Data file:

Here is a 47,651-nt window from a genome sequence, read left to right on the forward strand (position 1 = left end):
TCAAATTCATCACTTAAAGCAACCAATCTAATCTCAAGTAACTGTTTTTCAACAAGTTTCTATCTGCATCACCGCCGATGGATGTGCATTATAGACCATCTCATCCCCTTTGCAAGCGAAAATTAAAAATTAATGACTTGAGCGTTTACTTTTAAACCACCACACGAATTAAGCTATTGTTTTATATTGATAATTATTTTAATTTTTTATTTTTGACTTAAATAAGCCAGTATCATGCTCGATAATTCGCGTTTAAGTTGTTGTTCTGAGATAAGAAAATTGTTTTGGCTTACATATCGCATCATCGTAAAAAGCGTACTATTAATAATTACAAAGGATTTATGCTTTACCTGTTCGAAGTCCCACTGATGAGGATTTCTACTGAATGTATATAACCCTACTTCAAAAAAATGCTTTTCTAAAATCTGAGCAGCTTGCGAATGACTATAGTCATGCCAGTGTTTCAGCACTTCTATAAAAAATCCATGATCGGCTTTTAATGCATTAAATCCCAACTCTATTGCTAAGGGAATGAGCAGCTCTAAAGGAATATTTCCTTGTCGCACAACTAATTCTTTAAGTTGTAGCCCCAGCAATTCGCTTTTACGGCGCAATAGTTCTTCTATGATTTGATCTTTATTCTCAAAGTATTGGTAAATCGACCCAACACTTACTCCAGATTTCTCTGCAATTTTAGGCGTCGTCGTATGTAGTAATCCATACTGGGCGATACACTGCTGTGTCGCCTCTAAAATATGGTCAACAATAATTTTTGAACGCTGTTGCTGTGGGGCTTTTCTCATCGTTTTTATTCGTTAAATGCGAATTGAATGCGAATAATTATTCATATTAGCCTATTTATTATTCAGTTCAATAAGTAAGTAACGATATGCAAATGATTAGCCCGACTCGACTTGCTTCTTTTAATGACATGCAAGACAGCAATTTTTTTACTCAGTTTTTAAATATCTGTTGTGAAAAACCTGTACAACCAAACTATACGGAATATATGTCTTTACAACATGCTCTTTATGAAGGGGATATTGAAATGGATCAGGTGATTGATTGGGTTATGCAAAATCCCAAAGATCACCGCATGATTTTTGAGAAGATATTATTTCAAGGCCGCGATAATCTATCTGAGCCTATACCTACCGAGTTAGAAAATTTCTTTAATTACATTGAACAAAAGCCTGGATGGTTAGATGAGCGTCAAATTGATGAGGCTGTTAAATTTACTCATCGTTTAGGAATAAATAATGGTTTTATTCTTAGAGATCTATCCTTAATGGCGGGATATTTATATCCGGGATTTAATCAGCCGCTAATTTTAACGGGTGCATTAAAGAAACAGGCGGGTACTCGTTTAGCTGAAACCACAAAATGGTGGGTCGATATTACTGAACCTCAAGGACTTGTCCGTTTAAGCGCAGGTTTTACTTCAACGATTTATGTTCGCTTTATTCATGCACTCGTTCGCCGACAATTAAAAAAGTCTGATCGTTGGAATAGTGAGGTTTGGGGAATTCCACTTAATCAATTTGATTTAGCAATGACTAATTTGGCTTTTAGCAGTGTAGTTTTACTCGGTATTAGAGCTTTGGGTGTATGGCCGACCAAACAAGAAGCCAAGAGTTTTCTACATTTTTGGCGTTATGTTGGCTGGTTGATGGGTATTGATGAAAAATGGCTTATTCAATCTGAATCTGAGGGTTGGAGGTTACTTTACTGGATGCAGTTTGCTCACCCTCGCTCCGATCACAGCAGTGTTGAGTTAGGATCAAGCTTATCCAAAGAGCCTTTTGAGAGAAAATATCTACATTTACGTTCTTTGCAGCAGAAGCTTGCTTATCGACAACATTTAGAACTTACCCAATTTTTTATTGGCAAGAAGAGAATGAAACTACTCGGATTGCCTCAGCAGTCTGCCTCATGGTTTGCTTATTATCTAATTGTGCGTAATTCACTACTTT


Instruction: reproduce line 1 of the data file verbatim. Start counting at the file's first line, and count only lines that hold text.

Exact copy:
Here is a 47,651-nt window from a genome sequence, read left to right on the forward strand (position 1 = left end):